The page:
Massachusetts Appeals Court Permits Evidence of Defendant’s Search for Internet Pornography in Child Rape Case

The Massachusetts Appeals Court ruled today that a superior court judge properly allowed the Commonwealth to introduce evidence of the defendant’s Internet search history, which included searches for pornography involving young girls, during the defendant’s child rape trial.  The name of the case is Commonwealth v. Vera

The defendant was sentenced to serve 15-20 years in state prison following his convictions for various sex crimes, including rape of a child, indecent assault and battery on a child, open and gross lewdness, and dissemination of matter harmful to a minor.  The charges resulted from the defendant’s sexual abuse of his girlfriend’s daughter from the time the daughter was four years old until she was eight.  The Commonwealth proved that the defendant raped the victim on several occasions, got into a bathtub with her and exposed himself, and showed pornographic movies to her.  The defendant sometimes mimicked the movies’ sex scenes with the victim, which resulted in him raping and indecently assaulting her.

The defendant agreed to be interrogated by a Worcester police detective.  The defendant denied ever sexually assaulting the victim and said he accidentally exposed himself while he was in the bathtub with her.  The defendant initially denied watching pornography but then said he would watch it only at his friends’ houses.

During the investigation, the police seized the defendant’s computer and had it examined by a digital forensic specialist.  The specialist located a number of Internet searches for pornography that specifically targeted teenagers and young girls.  Over the defendant’s objection, the Commonwealth was permitted to introduce evidence of the defendant’s Internet searches to the jury.  Following his convictions, the defendant appealed and argued that the testimony regarding his Internet search history constituted improper character evidence that was extremely prejudicial and should have been excluded.  The Appeals Court rejected the defendant’s argument and affirmed his convictions.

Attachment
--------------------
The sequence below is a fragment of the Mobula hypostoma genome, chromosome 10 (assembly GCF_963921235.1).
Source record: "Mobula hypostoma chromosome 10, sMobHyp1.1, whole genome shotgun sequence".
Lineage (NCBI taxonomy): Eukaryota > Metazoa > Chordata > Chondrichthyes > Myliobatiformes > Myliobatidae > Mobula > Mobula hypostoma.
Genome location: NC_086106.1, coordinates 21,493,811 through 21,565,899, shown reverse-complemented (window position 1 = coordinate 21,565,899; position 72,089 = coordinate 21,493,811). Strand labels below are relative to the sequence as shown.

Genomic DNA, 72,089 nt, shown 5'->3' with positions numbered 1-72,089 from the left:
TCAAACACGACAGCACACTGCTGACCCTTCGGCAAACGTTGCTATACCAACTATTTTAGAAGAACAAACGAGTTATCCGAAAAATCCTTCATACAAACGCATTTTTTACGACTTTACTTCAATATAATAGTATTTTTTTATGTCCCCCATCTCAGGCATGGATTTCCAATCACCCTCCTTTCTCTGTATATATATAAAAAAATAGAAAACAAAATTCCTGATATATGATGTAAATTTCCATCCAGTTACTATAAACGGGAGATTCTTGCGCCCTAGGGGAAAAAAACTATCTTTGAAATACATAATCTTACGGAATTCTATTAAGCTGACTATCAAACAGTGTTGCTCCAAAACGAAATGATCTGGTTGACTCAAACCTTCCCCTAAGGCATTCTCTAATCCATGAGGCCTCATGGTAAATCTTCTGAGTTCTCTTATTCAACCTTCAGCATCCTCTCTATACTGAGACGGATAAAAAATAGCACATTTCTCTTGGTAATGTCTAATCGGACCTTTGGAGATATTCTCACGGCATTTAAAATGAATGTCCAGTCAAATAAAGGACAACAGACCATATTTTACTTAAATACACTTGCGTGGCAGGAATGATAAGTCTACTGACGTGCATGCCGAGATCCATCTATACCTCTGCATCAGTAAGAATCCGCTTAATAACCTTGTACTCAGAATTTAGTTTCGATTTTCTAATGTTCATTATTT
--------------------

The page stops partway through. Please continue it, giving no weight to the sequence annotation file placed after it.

The Commonwealth is not allowed to introduce evidence of a defendant’s prior misconduct to establish that he has a propensity to commit a crime.  However, the prior misconduct is sometimes admissible to establish the defendant’s pattern of behavior, absence of mistake, or common scheme.  The Appeals Court concluded that the defendant’s search for pornography involving young girls was relevant to rebut the defendant’s assertion that he had mistakenly or accidentally exposed himself to the victim in the bathtub.  The evidence was also admissible to impeach the defendant’s statement to the police that he did not watch pornography at his home and did not have any intent to harm the victim.  Because evidence related to the defendant’s Internet searches was probative of his state of mind and motive, it was relevant.

The defendant also argued that even if the evidence was relevant, it should have been excluded because its probative value was outweighed by its prejudicial effect.  The Appeals Court agreed that the evidence was prejudicial, but held that it was properly admitted because it was highly probative of the defendant’s intent.  The Court also said the evidence established the defendant’s voyeuristic interest in sexual matters and young females.

This case is another example of why it is never a good idea for a criminal suspect to speak to the police without having an attorney present.  By denying that he viewed pornography at home, the defendant almost guaranteed that the evidence regarding his Internet searches would be admitted at the trial, which was devastating to his case.  If he had kept his mouth shut, it would have been more difficult for the Commonwealth to convince the judge that the evidence was relevant.

Pretrial motions that address the admissibility of evidence often determine the outcome of cases.  If the defendant’s pornography preferences were not shared with the jury, he would have had a much better chance of being acquitted of the charges.